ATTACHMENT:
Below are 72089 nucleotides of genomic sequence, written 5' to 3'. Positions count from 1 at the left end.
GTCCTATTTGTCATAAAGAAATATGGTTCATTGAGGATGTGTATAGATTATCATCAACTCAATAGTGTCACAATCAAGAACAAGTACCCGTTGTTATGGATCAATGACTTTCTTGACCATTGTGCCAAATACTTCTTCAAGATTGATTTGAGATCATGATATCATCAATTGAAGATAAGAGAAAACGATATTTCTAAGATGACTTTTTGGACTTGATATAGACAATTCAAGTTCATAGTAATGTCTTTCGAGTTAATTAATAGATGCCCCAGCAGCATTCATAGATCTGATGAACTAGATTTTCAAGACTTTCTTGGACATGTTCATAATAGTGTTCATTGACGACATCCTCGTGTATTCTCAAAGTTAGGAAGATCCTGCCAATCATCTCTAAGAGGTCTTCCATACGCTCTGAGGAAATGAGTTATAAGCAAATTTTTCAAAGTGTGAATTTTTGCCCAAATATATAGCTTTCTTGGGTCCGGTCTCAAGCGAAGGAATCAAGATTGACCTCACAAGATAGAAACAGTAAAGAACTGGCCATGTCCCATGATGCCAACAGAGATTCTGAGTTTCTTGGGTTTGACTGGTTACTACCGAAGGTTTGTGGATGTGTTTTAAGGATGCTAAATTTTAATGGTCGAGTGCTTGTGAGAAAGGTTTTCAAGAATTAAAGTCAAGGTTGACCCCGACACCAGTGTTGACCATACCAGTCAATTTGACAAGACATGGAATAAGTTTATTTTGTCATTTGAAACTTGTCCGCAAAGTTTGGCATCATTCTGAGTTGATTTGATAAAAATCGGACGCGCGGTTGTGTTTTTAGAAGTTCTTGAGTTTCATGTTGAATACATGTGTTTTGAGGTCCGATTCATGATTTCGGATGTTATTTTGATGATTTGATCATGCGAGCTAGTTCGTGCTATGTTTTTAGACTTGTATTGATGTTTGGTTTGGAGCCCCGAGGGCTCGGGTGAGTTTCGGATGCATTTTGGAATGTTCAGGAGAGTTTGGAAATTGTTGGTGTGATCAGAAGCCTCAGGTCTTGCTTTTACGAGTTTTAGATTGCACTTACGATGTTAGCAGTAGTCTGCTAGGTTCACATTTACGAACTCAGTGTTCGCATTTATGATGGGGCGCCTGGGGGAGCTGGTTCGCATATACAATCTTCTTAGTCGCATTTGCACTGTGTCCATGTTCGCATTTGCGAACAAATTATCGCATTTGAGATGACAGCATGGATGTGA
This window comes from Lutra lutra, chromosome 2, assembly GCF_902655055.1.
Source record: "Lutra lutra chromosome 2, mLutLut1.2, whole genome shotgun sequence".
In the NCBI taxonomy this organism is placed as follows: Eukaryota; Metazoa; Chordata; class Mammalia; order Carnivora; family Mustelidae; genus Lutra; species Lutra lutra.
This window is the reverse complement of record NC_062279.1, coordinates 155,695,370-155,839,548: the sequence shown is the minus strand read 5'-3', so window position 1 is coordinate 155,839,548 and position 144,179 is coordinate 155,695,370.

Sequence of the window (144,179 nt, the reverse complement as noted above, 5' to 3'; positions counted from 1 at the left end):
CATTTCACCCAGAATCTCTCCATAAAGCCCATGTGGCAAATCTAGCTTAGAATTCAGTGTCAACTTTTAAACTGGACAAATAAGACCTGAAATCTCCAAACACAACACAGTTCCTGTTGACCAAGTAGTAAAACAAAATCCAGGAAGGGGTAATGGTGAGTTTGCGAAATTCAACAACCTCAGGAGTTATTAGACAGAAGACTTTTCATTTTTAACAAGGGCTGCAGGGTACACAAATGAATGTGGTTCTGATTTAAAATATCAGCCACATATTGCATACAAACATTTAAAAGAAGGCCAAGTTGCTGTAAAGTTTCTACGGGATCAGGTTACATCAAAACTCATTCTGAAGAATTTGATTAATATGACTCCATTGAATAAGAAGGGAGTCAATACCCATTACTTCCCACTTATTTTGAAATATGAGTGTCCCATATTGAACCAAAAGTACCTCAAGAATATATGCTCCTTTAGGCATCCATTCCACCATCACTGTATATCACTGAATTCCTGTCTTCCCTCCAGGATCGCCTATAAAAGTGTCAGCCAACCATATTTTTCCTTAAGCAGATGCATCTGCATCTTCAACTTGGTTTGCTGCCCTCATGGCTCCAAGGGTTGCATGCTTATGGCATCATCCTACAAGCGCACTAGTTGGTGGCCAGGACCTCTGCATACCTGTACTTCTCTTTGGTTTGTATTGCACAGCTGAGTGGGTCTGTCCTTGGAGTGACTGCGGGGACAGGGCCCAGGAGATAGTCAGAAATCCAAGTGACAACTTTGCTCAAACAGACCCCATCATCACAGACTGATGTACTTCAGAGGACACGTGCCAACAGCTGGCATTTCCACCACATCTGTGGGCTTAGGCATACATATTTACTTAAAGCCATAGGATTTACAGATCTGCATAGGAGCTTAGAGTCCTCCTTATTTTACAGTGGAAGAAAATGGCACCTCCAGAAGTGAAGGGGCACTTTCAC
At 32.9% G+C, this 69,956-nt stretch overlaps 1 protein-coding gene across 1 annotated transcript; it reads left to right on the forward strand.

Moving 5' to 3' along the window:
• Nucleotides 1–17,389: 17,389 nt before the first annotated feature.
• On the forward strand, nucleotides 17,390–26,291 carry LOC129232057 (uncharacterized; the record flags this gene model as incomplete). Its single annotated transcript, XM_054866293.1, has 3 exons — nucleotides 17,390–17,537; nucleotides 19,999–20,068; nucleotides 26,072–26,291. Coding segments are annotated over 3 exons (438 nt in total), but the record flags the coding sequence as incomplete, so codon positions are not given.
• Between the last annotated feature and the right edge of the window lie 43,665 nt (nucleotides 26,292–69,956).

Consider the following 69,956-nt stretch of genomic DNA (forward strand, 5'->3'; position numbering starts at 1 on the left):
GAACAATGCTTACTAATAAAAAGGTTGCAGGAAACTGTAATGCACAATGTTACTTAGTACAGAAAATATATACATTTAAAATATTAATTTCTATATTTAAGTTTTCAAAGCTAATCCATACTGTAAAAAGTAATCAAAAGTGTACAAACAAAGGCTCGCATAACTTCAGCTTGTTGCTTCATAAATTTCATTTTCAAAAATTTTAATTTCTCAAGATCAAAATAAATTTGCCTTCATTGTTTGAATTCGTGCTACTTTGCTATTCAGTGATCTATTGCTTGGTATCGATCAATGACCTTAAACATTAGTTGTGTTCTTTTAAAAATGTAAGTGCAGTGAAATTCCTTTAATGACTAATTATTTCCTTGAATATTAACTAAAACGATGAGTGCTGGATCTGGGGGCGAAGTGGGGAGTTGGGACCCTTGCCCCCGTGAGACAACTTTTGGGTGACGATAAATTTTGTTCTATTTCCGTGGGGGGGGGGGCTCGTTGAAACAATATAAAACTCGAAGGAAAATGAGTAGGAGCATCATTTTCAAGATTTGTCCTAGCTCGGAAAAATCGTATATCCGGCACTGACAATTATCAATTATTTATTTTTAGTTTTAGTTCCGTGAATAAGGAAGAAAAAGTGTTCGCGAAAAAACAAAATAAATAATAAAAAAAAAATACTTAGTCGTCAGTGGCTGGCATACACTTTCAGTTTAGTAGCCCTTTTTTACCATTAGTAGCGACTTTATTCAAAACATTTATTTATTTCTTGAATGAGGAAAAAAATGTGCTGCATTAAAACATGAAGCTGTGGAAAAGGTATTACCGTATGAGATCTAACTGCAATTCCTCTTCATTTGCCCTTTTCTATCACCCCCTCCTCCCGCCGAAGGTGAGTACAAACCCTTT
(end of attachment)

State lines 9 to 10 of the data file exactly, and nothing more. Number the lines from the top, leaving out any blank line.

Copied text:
At 32.9% G+C, this 69,956-nt stretch overlaps 1 protein-coding gene across 1 annotated transcript; it reads left to right on the forward strand.

Moving 5' to 3' along the window: